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Health

Cutting Back on Chemotherapy

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Doctors treat most breast cancers pretty much alike, regularly administering chemotherapy to prevent metastasis although many patients would do as well with surgery alone. Ruth Heimann, an oncologist at the University of Chicago Medical Center, is working to develop a more individualized approach. "I call it giving the patient the Ôboutique treatment,' " she says.

She has zeroed in on E-cadherin, a protein molecule that zips together the outer membranes of cells. By examining breast tumors stored at the University of Chicago since 1927, Heimann learned that women whose tumors had the highest levels of E-cadherin were the least likely to develop metastatic breast cancer. She also noted two other useful markers--few blood vessels feeding the tumor, and a high concentration of a second cellular protein. Ninety percent of the women in the historical sample carrying all three markers were alive 14 years after mastectomy. Only 44 percent of those lacking the markers survived.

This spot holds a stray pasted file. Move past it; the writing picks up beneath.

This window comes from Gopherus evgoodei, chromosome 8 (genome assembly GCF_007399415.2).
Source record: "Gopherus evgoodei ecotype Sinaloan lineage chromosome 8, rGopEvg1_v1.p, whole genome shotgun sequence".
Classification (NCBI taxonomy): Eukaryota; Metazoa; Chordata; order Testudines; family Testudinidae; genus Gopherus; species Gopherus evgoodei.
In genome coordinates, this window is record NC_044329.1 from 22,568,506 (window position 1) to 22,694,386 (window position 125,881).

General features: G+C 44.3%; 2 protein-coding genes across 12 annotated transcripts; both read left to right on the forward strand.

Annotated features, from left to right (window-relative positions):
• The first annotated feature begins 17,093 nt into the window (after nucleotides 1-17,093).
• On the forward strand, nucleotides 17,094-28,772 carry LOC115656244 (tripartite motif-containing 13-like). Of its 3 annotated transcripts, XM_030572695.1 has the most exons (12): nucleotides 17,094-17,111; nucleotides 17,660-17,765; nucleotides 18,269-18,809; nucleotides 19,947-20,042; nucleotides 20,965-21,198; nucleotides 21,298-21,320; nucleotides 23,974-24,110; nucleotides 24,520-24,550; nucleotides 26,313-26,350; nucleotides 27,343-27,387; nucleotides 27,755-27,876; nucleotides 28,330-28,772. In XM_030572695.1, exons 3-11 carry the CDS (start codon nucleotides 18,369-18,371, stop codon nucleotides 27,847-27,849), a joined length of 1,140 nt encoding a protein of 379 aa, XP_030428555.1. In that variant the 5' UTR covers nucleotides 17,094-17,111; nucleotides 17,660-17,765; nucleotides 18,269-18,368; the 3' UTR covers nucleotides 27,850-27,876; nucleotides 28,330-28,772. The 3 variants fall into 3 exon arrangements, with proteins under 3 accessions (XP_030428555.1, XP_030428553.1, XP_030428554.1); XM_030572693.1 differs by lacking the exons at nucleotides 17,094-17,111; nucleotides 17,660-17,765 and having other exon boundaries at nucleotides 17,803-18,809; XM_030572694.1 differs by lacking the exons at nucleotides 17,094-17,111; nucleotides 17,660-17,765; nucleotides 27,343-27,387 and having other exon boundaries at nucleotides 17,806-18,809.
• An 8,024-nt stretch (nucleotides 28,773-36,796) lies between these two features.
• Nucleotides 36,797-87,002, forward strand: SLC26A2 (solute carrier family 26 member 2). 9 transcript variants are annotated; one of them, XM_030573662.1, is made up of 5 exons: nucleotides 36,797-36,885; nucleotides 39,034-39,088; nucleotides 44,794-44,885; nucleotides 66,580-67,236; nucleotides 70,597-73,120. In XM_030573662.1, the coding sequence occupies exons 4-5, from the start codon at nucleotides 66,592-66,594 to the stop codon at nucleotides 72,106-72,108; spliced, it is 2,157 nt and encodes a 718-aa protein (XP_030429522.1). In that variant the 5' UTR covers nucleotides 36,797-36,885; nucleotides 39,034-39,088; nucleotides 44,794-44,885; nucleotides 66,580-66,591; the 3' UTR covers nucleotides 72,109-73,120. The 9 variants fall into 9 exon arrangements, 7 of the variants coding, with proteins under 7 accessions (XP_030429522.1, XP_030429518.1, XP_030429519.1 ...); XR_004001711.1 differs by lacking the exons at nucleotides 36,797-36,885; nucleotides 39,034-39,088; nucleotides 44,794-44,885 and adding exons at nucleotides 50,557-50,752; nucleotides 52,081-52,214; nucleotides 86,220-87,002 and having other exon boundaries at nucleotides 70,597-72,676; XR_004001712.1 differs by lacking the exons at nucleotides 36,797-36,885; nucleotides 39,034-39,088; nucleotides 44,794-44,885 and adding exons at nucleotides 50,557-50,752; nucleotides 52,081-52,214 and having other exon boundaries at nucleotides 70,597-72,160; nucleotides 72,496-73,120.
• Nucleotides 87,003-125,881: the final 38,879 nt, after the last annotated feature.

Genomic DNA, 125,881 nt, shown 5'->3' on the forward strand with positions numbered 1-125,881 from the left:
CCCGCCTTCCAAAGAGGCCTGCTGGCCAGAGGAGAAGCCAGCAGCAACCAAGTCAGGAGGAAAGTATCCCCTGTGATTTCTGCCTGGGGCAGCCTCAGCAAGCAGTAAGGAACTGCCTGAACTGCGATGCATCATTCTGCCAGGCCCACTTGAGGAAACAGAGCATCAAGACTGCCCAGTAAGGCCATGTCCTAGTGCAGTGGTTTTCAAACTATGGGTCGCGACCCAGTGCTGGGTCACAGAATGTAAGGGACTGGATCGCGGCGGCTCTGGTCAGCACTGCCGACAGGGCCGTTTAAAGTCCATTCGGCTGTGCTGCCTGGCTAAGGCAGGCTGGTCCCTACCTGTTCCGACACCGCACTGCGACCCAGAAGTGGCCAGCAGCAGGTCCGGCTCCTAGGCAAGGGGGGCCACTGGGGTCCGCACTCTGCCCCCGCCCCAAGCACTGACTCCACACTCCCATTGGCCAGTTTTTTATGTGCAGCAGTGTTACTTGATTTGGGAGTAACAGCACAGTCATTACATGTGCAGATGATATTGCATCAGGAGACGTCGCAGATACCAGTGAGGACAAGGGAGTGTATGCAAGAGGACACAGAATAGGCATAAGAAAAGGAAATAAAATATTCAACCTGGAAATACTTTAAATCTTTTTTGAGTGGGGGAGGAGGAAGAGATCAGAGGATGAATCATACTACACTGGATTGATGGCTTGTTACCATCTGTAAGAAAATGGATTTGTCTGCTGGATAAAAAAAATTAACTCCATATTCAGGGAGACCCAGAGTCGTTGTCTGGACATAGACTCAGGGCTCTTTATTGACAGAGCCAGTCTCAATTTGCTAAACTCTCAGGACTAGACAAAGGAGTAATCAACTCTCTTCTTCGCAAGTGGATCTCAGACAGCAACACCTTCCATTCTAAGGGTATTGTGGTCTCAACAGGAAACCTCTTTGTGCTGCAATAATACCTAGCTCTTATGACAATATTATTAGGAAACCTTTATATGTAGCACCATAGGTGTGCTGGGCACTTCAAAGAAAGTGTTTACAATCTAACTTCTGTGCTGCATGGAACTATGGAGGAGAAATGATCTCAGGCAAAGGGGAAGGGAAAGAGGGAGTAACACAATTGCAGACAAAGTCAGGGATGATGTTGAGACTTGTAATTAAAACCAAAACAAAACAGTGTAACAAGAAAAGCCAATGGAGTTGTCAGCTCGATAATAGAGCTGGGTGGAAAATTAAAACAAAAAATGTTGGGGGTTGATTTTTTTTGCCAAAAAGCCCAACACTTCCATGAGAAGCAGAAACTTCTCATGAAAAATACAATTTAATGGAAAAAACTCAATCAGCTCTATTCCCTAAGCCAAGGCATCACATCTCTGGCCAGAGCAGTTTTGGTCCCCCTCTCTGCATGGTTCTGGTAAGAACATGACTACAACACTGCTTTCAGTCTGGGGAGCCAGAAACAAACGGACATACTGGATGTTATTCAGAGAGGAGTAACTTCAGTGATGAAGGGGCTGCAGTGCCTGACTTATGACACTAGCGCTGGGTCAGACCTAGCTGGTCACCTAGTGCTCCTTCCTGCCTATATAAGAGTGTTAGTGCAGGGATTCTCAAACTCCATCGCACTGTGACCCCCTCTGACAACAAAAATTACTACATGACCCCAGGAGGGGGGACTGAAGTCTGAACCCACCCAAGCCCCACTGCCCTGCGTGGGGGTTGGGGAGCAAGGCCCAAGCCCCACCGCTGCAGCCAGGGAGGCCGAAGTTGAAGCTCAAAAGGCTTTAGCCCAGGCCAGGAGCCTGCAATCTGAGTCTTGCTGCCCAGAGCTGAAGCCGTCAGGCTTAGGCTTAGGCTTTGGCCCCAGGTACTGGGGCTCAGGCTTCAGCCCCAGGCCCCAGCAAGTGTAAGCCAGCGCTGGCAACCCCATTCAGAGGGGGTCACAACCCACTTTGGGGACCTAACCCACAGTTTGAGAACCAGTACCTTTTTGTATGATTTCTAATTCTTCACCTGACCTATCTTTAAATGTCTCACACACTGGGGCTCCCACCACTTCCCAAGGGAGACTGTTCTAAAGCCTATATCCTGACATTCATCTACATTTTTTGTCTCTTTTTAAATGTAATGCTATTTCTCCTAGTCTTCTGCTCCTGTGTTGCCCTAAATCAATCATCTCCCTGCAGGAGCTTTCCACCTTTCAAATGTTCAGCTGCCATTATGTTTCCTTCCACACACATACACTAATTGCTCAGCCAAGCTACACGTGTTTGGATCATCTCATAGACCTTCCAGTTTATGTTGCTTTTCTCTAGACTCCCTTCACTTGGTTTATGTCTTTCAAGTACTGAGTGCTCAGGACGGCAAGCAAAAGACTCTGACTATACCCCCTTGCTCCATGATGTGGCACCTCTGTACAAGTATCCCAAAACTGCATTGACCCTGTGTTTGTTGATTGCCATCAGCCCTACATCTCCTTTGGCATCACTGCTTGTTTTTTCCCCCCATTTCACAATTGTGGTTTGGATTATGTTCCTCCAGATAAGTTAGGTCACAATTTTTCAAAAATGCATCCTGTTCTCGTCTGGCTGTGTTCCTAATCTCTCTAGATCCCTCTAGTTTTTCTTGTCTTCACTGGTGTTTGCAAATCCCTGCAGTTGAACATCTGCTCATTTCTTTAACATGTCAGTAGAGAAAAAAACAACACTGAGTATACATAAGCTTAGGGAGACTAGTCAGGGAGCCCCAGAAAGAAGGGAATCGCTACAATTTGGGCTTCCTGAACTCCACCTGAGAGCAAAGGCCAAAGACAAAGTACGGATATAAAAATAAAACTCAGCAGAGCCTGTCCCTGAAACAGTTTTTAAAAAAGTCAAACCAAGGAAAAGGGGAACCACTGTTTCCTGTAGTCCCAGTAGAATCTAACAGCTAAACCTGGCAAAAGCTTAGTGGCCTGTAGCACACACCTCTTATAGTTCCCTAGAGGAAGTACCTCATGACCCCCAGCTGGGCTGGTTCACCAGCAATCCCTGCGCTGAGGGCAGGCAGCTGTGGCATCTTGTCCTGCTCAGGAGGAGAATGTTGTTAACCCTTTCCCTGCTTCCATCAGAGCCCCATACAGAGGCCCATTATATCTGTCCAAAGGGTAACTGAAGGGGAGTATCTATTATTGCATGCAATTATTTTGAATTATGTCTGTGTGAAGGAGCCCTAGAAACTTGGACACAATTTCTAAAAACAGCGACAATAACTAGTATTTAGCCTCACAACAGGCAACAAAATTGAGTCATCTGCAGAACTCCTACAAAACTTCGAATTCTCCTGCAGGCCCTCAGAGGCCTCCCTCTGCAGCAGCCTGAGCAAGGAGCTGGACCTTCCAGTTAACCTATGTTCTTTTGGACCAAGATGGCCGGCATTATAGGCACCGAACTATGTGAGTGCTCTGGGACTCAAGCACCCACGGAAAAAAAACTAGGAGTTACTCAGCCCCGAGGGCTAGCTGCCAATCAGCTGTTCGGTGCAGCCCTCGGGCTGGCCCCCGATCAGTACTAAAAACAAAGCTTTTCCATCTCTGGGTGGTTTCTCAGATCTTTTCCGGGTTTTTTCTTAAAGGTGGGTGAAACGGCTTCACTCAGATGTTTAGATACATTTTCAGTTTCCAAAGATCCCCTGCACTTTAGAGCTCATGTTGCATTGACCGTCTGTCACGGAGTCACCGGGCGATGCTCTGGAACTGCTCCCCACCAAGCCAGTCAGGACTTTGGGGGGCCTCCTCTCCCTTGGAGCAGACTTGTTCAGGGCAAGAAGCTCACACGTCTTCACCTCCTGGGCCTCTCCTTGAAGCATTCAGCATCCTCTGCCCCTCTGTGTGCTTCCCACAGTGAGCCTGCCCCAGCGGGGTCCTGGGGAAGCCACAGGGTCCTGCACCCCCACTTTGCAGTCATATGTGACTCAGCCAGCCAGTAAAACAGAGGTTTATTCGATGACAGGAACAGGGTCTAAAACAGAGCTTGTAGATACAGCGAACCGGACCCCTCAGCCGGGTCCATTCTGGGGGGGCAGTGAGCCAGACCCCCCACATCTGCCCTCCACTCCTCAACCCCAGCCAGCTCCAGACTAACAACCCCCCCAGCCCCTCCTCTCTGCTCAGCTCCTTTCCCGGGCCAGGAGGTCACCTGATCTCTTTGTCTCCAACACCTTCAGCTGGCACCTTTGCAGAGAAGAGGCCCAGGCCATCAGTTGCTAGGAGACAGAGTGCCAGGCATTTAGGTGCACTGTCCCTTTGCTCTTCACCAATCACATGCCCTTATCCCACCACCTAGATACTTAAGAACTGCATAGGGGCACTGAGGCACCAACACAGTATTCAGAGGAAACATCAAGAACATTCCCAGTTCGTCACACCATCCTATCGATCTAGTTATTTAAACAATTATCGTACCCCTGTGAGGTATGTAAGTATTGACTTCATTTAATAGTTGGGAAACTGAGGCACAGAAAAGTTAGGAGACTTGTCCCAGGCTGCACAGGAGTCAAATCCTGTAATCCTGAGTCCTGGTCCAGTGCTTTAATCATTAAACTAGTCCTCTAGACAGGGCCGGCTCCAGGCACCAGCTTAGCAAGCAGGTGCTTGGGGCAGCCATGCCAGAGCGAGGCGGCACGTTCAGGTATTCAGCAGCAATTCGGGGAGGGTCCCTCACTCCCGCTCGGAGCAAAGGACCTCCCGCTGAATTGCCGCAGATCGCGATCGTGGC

Heimann hopes an E-cadherin test will minimize the suffering of women with breast cancer. "The optimum would be to give chemotherapy only to those patients whom we are very sure will develop metastatic disease," she says.

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